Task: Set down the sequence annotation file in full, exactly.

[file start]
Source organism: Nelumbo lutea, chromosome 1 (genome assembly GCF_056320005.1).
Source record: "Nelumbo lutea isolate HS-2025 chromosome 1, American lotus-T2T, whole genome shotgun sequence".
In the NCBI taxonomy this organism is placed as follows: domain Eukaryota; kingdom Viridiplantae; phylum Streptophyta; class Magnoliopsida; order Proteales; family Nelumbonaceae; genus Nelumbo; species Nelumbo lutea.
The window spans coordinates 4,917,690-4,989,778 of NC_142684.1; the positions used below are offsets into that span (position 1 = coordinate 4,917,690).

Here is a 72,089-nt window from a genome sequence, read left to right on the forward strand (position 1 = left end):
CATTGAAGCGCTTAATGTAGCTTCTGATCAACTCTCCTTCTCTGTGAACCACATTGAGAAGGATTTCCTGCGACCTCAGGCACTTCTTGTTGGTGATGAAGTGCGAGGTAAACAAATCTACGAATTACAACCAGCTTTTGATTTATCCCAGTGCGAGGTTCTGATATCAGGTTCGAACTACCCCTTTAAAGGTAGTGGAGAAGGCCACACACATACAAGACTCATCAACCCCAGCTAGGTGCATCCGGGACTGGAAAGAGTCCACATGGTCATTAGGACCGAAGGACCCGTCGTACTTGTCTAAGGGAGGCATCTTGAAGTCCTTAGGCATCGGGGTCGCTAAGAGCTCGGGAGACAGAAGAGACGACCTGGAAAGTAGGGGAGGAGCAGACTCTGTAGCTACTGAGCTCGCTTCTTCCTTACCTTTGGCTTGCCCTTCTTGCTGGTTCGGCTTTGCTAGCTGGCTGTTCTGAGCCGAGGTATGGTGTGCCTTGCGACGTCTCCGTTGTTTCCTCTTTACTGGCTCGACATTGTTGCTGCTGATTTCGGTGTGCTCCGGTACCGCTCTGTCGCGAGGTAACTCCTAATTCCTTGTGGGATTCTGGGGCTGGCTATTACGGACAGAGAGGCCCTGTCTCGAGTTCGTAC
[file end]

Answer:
Source organism: Nelumbo lutea, chromosome 1 (genome assembly GCF_056320005.1).
Source record: "Nelumbo lutea isolate HS-2025 chromosome 1, American lotus-T2T, whole genome shotgun sequence".
In the NCBI taxonomy this organism is placed as follows: domain Eukaryota; kingdom Viridiplantae; phylum Streptophyta; class Magnoliopsida; order Proteales; family Nelumbonaceae; genus Nelumbo; species Nelumbo lutea.
The window spans coordinates 4,917,690-4,989,778 of NC_142684.1; the positions used below are offsets into that span (position 1 = coordinate 4,917,690).

Here is a 72,089-nt window from a genome sequence, read left to right on the forward strand (position 1 = left end):
CATTGAAGCGCTTAATGTAGCTTCTGATCAACTCTCCTTCTCTGTGAACCACATTGAGAAGGATTTCCTGCGACCTCAGGCACTTCTTGTTGGTGATGAAGTGCGAGGTAAACAAATCTACGAATTACAACCAGCTTTTGATTTATCCCAGTGCGAGGTTCTGATATCAGGTTCGAACTACCCCTTTAAAGGTAGTGGAGAAGGCCACACACATACAAGACTCATCAACCCCAGCTAGGTGCATCCGGGACTGGAAAGAGTCCACATGGTCATTAGGACCGAAGGACCCGTCGTACTTGTCTAAGGGAGGCATCTTGAAGTCCTTAGGCATCGGGGTCGCTAAGAGCTCGGGAGACAGAAGAGACGACCTGGAAAGTAGGGGAGGAGCAGACTCTGTAGCTACTGAGCTCGCTTCTTCCTTACCTTTGGCTTGCCCTTCTTGCTGGTTCGGCTTTGCTAGCTGGCTGTTCTGAGCCGAGGTATGGTGTGCCTTGCGACGTCTCCGTTGTTTCCTCTTTACTGGCTCGACATTGTTGCTGCTGATTTCGGTGTGCTCCGGTACCGCTCTGTCGCGAGGTAACTCCTAATTCCTTGTGGGATTCTGGGGCTGGCTATTACGGACAGAGAGGCCCTGTCTCGAGTTCGTAC